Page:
The board of works discussed issuing an order to demolish on one of the addresses, 226 E. Murden St., before accepting the donation of the property. Wednesday, the city accepted a quitclaim deed for a duplex at 216 & 218 E. Murden St.
Goodnight, who met in a private session last week with business leaders, at least one county official and the owners of property in Kokomo’s flood zone, said the city continues to look for properties to acquire in the affected area.
Individuals who attended the meeting said the Carter/Murden area wasn’t the only one city officials are eyeing as potential future sites for flood retention. Areas east of the city, as well as floodplain areas recently filled in as part of the Continental Steel environmental cleanup, were also discussed.
Goodnight said the city is at least a couple weeks away from announcing anything.
“There’s a lot of moving pieces to this: the value of the property, the amount of flood damage, available funds ... just the ability to work out some sort of compromise,” Goodnight said.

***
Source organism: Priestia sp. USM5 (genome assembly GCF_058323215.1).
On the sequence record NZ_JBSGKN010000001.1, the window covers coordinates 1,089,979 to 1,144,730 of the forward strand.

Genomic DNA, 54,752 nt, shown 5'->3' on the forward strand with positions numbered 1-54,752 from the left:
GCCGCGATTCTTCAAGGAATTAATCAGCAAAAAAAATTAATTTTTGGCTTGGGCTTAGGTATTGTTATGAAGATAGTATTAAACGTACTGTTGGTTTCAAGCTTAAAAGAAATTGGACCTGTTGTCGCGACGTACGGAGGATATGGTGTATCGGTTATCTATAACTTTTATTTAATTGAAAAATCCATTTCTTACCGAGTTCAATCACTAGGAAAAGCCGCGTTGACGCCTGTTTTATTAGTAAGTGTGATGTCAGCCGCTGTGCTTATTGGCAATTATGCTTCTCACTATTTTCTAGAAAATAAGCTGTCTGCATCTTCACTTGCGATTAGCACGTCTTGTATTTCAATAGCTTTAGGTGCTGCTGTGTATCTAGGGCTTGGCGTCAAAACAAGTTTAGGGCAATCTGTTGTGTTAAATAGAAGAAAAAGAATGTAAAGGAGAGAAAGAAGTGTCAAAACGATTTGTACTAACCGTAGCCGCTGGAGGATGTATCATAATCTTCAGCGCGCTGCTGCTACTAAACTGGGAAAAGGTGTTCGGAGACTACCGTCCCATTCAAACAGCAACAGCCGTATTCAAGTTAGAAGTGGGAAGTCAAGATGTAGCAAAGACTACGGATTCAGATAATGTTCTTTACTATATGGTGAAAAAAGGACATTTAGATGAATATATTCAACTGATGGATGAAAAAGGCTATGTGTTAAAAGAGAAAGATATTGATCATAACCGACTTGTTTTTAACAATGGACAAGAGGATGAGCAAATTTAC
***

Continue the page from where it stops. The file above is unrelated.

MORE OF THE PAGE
He said it was too early to discuss the city’s ultimate goal for the flood-prone area near the creek, but said the property acquisition “is probably in everyone’s best interests.”
The city is expected to demolish the structures it acquires.
“There’s no urgency, but I do feel we have some obligation to help resolve this issue,” he said.
“We’re working to mitigate flooding substantially,” he added. “I can’t say we’ll never have any flooding, but we’re doing what we can to mitigate the severity.”
Scott Smith can be reached at 765-454-8569 or at email@example.com.
The city of Kokomo now owns these addresses on East Carter and East Murden streets, along with four vacant lots: 224 E. Carter St. 316 & 318 E. Carter St. 225 E. Carter St. 311 E. Carter St. 321 E. Carter St. 222 E. Murden St. 315 E. Murden St. 226 E. Murden St.